I sent it over to a mate of mine who, unbeknownst to me, immediately uploaded it onto a popular Everton forum where it spread like wildfire across the internet.

As well as risking legal action, our chief task was to help out long-serving (and suffering) kit man Jimmy Martin around the place.

On one occasion we were asked to venture into the changies to grab any dirty kit left in there that needed washing. As I stepped inside, I bent down to pick up a club-issue jock strap still damp with sweat.

As I rose back up, I found myself eye to eye with a penis. Not just any penis either. There was a high-profile Premier League player attached to the end of it. Oh, and it was bigger than my arm.

I watched it swing from knee to knee like a pendulum and just about avoided falling into a trance. I’d not name its owner, but if I had that python down my kecks I wouldn’t be hiding it from anybody.

As well as that beautiful image scarred on my retina, I managed to take home a couple of souvenirs with me, the first of which is now sadly long gone, or hidden at the back of a cupboard in my mum’s.

Destined for the bottom of a bin due to Everton’s decision not to renew his contract, I managed to wangle myself a lovely pair of navy gloves with the number 19 embroidered into them that had been worn by Everton’s Portuguese Champions League winner Nuno Valente.

The second is one that will stay with me forever, though. One that I will take to my grave. Literally. You see, I also took home the painfully tangible souvenir of a small jagged scar on the palm of my right hand.

On our last day, we had clambered into a large shipping container jam-packed with box after box of new training gear that needed moving inside. As we were unloading it, England’s very own two-cap wonder Leon Osman decided to hop in in order to give us a ‘helping hand.’

This was during the pomp of the ‘think fast’ trend, which involved somebody lashing something at your head when you were least expecting it under the pretence of testing your reflexes, which is exactly how Leon kindly decided to assist us.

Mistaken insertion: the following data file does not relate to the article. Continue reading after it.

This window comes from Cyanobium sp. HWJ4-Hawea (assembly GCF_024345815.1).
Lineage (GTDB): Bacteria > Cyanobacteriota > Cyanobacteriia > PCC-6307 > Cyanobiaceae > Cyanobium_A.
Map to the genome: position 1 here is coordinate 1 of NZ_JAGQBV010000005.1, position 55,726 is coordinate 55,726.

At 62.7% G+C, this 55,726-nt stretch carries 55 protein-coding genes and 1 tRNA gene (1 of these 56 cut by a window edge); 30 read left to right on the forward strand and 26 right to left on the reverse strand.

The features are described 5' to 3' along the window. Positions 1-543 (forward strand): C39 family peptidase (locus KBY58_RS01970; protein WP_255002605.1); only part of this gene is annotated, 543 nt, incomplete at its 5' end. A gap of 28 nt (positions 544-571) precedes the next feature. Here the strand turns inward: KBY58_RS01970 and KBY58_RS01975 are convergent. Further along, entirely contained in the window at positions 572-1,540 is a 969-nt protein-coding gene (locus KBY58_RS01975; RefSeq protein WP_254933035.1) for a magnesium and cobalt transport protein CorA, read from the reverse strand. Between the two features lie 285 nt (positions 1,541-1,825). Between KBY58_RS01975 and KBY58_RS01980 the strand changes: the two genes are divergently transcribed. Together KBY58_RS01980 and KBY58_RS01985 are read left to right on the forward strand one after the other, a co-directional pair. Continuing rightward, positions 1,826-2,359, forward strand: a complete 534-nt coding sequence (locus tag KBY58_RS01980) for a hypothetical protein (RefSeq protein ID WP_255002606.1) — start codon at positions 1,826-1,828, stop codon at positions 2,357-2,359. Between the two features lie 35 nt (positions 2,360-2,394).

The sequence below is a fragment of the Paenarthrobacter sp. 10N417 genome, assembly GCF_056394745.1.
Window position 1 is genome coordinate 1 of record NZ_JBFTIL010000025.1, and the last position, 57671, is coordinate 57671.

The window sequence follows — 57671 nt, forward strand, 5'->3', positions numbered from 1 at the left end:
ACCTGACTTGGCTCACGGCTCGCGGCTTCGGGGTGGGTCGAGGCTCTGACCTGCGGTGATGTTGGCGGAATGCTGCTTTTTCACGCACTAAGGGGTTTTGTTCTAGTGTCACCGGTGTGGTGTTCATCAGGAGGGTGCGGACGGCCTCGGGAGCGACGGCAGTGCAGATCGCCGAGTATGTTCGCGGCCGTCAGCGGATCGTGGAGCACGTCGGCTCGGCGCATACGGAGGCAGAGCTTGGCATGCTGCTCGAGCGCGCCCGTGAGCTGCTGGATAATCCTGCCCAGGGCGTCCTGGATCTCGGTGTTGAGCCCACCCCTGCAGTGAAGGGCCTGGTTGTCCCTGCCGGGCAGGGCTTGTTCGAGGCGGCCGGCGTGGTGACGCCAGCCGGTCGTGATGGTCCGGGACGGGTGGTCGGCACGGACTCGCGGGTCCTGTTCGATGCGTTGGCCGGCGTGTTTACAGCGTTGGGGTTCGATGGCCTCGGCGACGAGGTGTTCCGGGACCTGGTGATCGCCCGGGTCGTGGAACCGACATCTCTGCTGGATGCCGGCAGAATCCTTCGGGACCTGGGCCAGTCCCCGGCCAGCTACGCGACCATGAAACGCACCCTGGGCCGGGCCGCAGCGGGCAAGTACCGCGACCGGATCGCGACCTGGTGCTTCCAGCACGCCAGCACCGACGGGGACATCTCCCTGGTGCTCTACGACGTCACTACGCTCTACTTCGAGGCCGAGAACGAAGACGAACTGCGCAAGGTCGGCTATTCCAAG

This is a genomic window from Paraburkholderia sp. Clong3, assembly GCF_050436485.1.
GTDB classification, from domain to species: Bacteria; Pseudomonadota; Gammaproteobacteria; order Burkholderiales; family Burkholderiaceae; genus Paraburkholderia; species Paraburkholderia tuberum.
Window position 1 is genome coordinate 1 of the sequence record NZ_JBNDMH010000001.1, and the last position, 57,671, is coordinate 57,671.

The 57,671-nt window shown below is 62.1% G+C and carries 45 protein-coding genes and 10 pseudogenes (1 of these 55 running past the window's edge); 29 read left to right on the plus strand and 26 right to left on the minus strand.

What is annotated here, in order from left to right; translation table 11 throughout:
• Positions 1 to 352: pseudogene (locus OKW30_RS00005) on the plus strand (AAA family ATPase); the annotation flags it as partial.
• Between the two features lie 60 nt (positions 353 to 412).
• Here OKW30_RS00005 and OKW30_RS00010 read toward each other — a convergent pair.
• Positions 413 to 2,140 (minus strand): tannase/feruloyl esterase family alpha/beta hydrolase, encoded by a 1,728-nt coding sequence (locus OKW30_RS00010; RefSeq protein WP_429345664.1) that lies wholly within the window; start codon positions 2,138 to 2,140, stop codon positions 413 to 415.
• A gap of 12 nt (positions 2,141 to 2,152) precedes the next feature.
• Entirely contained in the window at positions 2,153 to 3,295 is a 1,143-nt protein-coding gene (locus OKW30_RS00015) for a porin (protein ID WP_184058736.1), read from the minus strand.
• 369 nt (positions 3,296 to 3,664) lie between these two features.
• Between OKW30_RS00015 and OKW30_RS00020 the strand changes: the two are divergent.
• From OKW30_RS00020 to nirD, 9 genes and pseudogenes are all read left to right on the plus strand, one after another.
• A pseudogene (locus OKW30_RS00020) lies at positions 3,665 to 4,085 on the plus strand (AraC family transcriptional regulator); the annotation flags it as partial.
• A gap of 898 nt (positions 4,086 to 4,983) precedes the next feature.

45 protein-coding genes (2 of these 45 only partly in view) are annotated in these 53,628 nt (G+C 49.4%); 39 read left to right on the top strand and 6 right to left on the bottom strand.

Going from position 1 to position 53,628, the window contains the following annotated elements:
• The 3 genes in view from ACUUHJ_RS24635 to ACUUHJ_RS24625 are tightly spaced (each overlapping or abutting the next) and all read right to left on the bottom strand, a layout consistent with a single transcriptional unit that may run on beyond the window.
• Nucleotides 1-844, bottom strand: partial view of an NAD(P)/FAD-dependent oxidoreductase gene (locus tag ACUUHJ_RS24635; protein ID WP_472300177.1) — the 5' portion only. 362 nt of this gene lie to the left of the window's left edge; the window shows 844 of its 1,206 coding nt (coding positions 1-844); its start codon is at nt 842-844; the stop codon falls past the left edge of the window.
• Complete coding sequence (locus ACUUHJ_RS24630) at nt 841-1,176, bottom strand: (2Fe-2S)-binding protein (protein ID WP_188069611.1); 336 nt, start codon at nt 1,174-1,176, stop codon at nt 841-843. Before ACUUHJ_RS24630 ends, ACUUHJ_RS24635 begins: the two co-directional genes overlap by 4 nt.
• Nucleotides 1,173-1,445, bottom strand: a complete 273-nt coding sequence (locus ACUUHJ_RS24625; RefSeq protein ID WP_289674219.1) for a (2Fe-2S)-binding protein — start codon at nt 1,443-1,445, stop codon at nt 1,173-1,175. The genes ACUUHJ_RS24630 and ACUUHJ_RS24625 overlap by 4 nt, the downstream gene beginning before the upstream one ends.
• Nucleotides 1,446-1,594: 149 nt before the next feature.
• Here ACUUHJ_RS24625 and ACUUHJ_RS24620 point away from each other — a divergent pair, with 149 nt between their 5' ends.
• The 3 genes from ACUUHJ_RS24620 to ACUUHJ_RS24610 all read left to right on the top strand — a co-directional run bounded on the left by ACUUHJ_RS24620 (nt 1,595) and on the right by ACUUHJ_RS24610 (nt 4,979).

As I flung my hands up a millisecond too late, the corner of the box cut into my palm and blood began to trickle down my hand and arm. I did, however, manage to grasp the box at the second attempt, catching it just before it hit the floor, earning myself a cheer from Osman.

I took the blood-stained box inside, before going and sorting the mess in the toilets.

Luckily, it wasn’t one of those cuts that just won’t stop bleeding, so I didn’t leave a little trail around Finch Farm like a sort of hemophilic Hansel and Gretel, but managed to keep it under wraps until it was time for me to walk home – I’d sacked the bike off after the traumatic events of the week before.

On my way home, I remember thinking how glad I was that I’d done that instead of some other boring shite where they only get you in for the free labour. And then Tim Cahill drove past in whatever supercar he was in for that week and gave me a little beep and thumbs up.

I bounced home with a swagger feeling cool as fuck. Not a bad fortnight for a Red.

By Danny Harvey

More Everton

An ode to Everton cult hero Daniel Amokachi, the best sub never made

Steven Pienaar: Roberto Martinez should’ve said when we were sh*t

A forensic analysis of Dan Gosling’s Merseyside Derby goal missed by ITV

Can you name every current PL club’s top scorer in the competition?